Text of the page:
According to a study conducted by the University of Bristol, young people reported higher levels of anxiety at the beginning of the pandemic and the first lockdown.
The university focused on the effects of the coronavirus pandemic on mental health and found that people aged 27 to 29 years experienced a rise in anxiety levels. This increase went from 13 per cent to 24 per cent and was significantly higher than their parents.
The Avon Longitudinal Study of Parents and Children, also known as Children of the 90s whose operating agency is the University of Bristol, recruited 14,500 pregnant mothers in 1991 and have obtained almost three decades worth of detailed health and lifestyle self-report data, via questionnaires.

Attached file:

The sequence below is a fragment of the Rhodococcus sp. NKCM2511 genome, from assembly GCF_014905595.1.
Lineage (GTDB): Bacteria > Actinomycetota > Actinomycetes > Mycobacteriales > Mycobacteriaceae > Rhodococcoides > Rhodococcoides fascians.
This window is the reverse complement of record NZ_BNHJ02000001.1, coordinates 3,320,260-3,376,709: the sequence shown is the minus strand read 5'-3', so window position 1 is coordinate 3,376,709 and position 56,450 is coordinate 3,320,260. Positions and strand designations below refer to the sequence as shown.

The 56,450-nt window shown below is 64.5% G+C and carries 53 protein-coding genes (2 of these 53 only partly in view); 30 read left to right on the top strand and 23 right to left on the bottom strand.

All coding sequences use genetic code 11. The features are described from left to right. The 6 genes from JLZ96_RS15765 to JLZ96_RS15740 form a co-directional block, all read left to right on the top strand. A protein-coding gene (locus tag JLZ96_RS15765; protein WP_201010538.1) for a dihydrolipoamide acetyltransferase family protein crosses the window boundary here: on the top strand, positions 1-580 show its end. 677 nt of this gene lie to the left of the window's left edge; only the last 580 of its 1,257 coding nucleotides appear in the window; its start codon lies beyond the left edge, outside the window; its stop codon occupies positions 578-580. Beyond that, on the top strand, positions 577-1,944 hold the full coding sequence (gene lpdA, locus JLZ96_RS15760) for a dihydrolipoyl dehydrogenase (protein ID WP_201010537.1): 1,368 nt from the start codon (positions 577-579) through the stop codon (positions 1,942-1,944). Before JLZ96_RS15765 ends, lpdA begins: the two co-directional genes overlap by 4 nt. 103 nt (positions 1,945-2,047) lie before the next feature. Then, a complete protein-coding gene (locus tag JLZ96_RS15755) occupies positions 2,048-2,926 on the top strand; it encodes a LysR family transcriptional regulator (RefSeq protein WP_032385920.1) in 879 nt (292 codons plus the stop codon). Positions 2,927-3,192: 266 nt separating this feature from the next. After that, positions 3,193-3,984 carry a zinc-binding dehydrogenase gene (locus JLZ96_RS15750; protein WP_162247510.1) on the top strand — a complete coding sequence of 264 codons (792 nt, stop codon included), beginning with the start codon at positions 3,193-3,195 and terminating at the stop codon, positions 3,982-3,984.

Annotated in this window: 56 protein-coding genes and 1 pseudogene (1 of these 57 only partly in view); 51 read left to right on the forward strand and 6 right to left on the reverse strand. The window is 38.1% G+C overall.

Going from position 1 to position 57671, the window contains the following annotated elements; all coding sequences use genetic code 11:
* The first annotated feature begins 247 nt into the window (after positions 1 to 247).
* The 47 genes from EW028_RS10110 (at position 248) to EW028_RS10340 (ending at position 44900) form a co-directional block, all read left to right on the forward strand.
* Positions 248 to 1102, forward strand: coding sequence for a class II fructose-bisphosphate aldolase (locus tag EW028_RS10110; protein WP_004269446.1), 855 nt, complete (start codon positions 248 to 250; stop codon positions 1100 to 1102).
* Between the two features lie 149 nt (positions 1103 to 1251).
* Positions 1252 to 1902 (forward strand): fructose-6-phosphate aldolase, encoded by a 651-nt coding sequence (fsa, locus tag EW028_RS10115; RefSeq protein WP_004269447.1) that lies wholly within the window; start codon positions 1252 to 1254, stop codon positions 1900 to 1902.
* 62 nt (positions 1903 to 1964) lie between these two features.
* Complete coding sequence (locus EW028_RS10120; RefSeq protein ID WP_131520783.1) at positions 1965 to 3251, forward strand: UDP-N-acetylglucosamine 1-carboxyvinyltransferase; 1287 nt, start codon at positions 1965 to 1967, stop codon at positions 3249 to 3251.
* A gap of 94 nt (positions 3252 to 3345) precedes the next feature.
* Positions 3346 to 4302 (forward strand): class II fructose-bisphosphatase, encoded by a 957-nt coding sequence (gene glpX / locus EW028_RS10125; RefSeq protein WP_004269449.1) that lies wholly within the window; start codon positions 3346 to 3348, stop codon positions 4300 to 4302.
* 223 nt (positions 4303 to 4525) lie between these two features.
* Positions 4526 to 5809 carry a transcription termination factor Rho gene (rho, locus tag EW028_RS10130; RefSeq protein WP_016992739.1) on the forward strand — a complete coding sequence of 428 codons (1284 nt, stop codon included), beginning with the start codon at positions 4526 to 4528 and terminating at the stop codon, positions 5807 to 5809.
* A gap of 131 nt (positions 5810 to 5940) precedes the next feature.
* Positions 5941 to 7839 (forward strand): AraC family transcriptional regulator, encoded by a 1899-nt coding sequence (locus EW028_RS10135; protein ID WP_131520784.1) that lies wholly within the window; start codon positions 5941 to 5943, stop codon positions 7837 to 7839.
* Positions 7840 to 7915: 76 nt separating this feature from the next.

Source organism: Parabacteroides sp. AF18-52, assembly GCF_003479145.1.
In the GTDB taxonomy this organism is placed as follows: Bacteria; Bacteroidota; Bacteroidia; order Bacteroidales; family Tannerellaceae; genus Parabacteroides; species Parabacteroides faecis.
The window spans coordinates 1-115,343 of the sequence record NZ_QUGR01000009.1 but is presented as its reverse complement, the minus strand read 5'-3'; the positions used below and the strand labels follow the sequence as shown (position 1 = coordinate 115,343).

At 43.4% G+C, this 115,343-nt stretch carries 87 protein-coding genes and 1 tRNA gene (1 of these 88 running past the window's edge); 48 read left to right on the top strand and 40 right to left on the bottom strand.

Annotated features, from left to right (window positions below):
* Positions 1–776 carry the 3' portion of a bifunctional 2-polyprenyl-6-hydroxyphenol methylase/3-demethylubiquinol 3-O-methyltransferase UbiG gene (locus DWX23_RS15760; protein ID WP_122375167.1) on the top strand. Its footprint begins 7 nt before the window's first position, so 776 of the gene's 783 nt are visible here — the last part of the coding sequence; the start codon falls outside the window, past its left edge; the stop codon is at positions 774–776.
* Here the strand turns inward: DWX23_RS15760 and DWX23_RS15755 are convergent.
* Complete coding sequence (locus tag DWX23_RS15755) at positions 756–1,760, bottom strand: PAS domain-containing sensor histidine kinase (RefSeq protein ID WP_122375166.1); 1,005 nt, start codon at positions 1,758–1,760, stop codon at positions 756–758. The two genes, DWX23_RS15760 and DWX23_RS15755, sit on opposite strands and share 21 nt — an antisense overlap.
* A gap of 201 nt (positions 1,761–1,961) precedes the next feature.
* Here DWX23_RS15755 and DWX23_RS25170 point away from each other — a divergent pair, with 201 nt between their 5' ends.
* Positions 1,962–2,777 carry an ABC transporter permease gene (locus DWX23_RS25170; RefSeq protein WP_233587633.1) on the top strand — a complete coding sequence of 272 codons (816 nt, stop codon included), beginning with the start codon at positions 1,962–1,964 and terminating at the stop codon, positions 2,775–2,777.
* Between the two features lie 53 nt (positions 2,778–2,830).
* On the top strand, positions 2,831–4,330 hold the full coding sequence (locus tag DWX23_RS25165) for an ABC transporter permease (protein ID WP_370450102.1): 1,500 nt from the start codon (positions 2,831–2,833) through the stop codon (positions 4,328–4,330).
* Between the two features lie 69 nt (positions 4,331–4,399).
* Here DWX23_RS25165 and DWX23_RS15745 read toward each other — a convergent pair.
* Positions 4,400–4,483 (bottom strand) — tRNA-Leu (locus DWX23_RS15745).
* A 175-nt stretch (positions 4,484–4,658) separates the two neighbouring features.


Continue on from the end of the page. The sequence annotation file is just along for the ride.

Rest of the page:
In this study on mental health during the pandemic, researchers compared the participants’ data from 2019 with findings from their 2020 COVID-19 questionnaires. From this, they found that certain groups were at greater risk of increased anxiety and or depression during the pandemic, in both the younger and older generations.
These groups included people who lived alone, people who were self-isolating due to the pandemic, people who were facing recent financial issues, people with pre-existing mental or physical conditions, and women. Healthcare or key workers did not show any evidence of an increased risk of anxiety or depression.
Despite this being Bristol-based research, these findings were similar to those in the longitudinal study ‘Generation Scotland’, which studied 4000 Scottish individuals. Therefore, this significant effect of the pandemic on anxiety levels is not specific to Bristol.
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